Chapter 2 – Development of human sexuality.docx

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University of Guelph
Family Relations and Human Development
FRHD 2100
Cindy Clarke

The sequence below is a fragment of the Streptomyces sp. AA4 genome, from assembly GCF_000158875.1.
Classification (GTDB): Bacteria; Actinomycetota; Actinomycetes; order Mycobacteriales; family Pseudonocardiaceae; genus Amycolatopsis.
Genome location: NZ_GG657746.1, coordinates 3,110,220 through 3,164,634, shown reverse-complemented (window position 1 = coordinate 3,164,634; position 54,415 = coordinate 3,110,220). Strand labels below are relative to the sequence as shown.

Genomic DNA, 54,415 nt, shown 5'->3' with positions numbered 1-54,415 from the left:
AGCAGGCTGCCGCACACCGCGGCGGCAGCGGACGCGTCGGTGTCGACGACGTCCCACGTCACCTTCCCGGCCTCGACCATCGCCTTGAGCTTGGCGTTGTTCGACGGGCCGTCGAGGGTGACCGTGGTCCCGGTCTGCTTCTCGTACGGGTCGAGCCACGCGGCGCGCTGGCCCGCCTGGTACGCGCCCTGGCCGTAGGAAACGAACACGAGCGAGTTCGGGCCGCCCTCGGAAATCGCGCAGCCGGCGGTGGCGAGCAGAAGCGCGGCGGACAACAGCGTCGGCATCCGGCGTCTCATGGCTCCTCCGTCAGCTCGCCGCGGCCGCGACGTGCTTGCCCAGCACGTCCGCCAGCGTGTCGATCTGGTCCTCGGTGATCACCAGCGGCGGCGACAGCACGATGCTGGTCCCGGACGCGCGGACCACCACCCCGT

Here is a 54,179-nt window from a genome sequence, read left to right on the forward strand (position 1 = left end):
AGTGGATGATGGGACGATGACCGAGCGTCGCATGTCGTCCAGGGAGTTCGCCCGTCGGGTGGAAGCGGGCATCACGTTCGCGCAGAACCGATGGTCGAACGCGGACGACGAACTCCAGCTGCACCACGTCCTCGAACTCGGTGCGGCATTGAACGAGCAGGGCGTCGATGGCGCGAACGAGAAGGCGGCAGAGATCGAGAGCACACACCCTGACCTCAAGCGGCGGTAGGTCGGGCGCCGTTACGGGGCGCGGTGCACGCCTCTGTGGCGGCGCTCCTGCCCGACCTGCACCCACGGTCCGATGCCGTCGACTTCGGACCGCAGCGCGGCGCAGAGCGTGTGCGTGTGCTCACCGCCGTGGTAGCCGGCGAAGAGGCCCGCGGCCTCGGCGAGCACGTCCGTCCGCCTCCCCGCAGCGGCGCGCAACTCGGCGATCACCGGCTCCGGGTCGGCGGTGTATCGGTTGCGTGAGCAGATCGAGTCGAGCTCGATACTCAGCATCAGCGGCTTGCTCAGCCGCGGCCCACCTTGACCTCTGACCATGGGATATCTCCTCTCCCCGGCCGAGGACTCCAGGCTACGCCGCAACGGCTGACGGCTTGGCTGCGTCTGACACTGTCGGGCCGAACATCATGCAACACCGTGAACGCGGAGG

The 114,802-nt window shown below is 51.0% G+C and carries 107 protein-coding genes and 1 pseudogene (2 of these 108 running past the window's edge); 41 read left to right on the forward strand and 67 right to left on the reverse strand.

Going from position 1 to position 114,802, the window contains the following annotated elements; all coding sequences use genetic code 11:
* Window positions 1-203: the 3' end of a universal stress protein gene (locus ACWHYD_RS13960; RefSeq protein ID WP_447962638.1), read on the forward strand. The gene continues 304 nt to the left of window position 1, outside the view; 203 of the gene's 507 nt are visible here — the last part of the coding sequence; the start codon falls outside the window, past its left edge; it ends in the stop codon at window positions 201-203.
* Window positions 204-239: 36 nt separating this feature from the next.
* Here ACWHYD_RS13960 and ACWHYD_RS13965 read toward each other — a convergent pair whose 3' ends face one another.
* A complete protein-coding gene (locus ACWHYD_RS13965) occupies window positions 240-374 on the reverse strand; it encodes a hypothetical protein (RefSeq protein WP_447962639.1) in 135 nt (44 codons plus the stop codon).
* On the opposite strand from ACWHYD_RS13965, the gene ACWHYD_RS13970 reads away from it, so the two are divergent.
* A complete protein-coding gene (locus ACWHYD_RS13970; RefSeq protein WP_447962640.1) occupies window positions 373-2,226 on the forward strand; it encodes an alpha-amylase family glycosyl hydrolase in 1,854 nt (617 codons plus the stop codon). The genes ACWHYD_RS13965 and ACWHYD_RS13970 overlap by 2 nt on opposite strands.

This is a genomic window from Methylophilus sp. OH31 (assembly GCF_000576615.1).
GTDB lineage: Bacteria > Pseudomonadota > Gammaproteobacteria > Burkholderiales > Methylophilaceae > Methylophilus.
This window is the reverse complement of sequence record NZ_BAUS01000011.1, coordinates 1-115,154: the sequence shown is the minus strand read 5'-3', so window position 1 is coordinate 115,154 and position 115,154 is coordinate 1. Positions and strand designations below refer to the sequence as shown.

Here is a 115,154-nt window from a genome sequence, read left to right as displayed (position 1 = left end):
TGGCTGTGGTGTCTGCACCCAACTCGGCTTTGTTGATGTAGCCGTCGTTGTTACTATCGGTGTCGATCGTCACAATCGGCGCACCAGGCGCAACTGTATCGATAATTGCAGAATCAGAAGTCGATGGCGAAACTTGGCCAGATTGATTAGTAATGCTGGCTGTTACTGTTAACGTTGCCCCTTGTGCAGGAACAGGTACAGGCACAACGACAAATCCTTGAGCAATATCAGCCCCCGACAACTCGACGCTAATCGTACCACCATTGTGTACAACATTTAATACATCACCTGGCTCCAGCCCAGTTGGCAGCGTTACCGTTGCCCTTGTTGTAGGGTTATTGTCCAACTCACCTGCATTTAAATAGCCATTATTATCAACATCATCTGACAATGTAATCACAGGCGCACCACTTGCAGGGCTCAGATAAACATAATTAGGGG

Chapter 2 – Research Methods Empirical: derived or based on observation and experimentation The scientific method is a systematic way of gathering scientific evidence and testing assumptions through research. It has a number of elements: 1. Formulating a research question 2. Framing the research question Hypothesis: a precise prediction about behaviour that is often derived from theory and is tested through research 3. Testing the hypothesis 4. Drawing conclusions Goals of the Scientific of Human Sexuality  Describe, explain, predict, and control the events  Descriptions is a basic objective of science. To understand sexual behaviour, for example, we must first be able to describe it. Therefore, the description of behaviour precedes understanding.  Researchers attempt to relate their observations to other factors, or variables, that can help explain them. Variables: quantities or qualities that vary or may vary  Researchers may attempt to explain varaitions in the frequency of coitus by relating or correlating, coitus with demographic variables Demographic: concerning the vital statistics (density, rac, age, etc) of human population  Theories provide framewokrs within which scientists can explain what they observe and can make predictions  Sex researchers study factors that may predict various types of sexual behaviour  Furnishes information that people may use to help themselves or others make decisions about their own behaviour Populations and Samples: Representing the World of Diversity Population: a complete group of organisms or events  Focus on specific population groups (populations of interest or target populations Sample: part of a population  Representative sample – a research sample of participants who accurately represent the population of interest Generalize: to go from the particular to the general Sampling Methods Random Sample: a sample in which every member of a population has an equal chance of participating Stratified Random Sample: a random sample in which known subgroups in a population are represented in proportion to their numbers in the population  Another problem is that sexual research is almost invariably conducted with people who volunteer to participate  Volunteers may differ from people who refuse to participate Volunteer Bias: a slanting of research data that is caused by the characteristics of individuals who volunteer to participate, such as willingness to discuss intimate behaviour Methods of Observation Case Study: a carefully drawn, in-depth biography of an individual or a small group of individuals that may be obtained through interviews, questionnaires, and historical records  Not as rigorous a research design as an experiment  People often have gaps in memory, especially concerning childhood events  Potential for observer bias  Clinicians and interviewers may unintentionally guide people into saying what they expect to hear Survey Method: Questionnaire Vs. Interviews Surveys: a detailed study of a sample obtained by means such as interviews and questionnaires  Advantages of allowing face-toface contact ang giving the interviewer the opportunity to probe – to follow up on answers that seem to lead toward useful information  A skilled interviewer may be able to set a respondent at ease and establish a sense of trust or rapport that encourages self-disclosure  Questionnaires can be administered to many people at once, and respondents can return them unsigned (Anonymitity may encourage respondents to disclose intimate information)  Used only by people who cannot read and record their responses  Interviews can be used even with people who cannot read or write  None fully represents the Canadian population at large  Most people consider their sexuality to be among the most intimate, private aspects of their lives  Surveys are being conducted onling through the internet  Research participants were more likely to fully complete an online survey than an equivalent traditional paper-and-pencil survey Kinsey Reports Alfred Kinsey interviewed 5300 males and 5940 females in the US between 1938 and 1949,  Asked a wide array of questions on various types of sexual experiences, including masturbation, oral sex, and coitus that occurred before, during, and outside of marriage  Did not represent the general population  People of colour, people in rural areas, older people, the oor, and Catholic and Jews were all underrepresented in his samples  Staticians concluded that there were systematic biases in his sampling methods but that it would have been impossible to obtain a true probability sample from the general population  His estimate that 37% of the male population had reached orgasm at least once through male-male sexual activity was probably too high  To reduce the tendency to slant responses in a socially desirablr direction, participants were reassured that the interviewers were not passing judgement on them  Interviewers were trained not to show emotional reactions that the people they interviewed could interpret as signs of disapproval Reliability: the consistency or accuracy of a measure Incidence: a measure of the occurrence or the degree of occurrence of an event Validity: with respect to tests, the degree to which a particular test measures the constructs or traits that it purports to measure The NHSLS Study  National Health and Social Life Survey of Americans was intended to provide general
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